Danish 101

The infinitive forms of most Danish verbs end in a vowel, which in almost all cases is the letter e. Verbs are conjugated according to tense, but otherwise do not vary according to person or number. For example the present tense form of the Danish infinitive verb spise ("to eat") is spiser; this form is the same regardless of whether the subject is in the first, second, or third person, or whether it is singular or plural. This extreme ease of conjugating verbs is made up for by the many irregular verbs in the language.

Danish nouns fall into two grammatical genders: common and neuter. While the majority of nouns (ca. 90%) have the common gender and neuter is often used for inanimate objects, the genders of nouns are not generally predictable and must in most cases be memorized. A distinctive feature of the Scandinavian languages, including Danish, is an enclitic definite article. To demonstrate: The common gender word "a man" (indefinite) is en mand but "the man" (definite) is manden. The neuter equivalent would be "a house" (indefinite) et hus, "the house" (definite) huset. Even though the definite and indefinite articles have separate origins, they have become homographs. In the plural the definite articles is -ene, whereas there is no indefinite article in the plural. The enclitic article is not used when an adjective is added to the noun; here the demonstrative pronoun is used instead: den store mand "the big man" and "the big house", det store hus.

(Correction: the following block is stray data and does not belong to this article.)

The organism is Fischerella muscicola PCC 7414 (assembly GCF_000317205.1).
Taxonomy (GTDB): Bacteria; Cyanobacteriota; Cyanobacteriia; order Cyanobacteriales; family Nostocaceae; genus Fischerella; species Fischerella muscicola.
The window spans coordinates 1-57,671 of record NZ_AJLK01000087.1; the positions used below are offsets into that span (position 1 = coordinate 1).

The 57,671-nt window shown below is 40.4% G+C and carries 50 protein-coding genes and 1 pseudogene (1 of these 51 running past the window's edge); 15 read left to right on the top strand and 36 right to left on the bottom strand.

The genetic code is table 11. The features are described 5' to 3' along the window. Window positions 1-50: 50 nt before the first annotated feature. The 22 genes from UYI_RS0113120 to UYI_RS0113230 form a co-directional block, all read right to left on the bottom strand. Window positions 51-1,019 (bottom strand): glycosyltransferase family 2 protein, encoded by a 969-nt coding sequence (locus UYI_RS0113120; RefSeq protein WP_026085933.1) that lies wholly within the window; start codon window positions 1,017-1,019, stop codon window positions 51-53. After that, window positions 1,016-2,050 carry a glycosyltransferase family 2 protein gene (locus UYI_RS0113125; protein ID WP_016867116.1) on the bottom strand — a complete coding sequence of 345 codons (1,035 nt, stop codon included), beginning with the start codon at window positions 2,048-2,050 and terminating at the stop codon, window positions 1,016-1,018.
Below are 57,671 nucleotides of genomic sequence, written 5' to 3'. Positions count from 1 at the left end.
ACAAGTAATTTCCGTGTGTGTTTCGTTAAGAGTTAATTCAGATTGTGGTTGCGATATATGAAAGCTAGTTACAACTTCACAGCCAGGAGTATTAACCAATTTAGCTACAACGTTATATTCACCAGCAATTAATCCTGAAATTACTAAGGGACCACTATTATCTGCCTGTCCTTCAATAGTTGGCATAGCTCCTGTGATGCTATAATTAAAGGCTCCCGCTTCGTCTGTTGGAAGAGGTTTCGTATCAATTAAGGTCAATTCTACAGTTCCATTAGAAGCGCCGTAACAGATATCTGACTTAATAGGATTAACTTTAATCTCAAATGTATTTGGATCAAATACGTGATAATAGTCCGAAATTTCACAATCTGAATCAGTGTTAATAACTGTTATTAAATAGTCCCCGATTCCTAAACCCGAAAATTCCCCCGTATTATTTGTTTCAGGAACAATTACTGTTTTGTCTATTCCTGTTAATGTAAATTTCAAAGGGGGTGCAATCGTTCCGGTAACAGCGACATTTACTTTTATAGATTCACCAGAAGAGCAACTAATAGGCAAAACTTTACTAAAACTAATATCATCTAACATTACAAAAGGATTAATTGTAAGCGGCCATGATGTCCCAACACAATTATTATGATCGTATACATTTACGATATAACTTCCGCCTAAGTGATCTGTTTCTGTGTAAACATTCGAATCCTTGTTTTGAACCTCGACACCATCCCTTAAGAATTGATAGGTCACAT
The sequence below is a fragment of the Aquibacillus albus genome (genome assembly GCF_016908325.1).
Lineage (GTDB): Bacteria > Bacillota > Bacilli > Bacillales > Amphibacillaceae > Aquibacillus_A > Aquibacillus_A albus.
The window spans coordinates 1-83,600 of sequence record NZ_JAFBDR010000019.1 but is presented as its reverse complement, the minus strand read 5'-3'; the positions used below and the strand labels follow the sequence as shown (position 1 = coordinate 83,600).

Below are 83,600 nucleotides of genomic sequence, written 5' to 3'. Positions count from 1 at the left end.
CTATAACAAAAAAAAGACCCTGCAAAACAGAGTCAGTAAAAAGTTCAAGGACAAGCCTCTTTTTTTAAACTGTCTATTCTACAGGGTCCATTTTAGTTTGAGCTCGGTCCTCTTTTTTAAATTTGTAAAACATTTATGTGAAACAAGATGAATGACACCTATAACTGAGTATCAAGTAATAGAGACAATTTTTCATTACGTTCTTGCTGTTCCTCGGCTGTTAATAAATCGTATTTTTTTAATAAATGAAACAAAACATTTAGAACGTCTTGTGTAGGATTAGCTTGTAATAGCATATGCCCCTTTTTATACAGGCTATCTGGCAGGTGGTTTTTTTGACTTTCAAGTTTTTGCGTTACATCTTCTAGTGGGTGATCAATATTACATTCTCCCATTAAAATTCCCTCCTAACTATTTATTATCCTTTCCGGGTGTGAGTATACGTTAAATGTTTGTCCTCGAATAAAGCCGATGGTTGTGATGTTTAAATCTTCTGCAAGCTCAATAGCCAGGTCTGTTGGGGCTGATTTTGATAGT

Like most Germanic languages (but not English), Danish joins compound nouns. A clear example is kvindehåndboldlandsholdet, "the female handball national team". In some cases, these nouns are joined with an extra s, like landsmand (from land, "country", and mand, "man", meaning "compatriot"), but landmand (from same roots, meaning "farmer"). Some words are joined with an extra e, like gæstebog (from gæst and bog, meaning "guest book").

Featured Video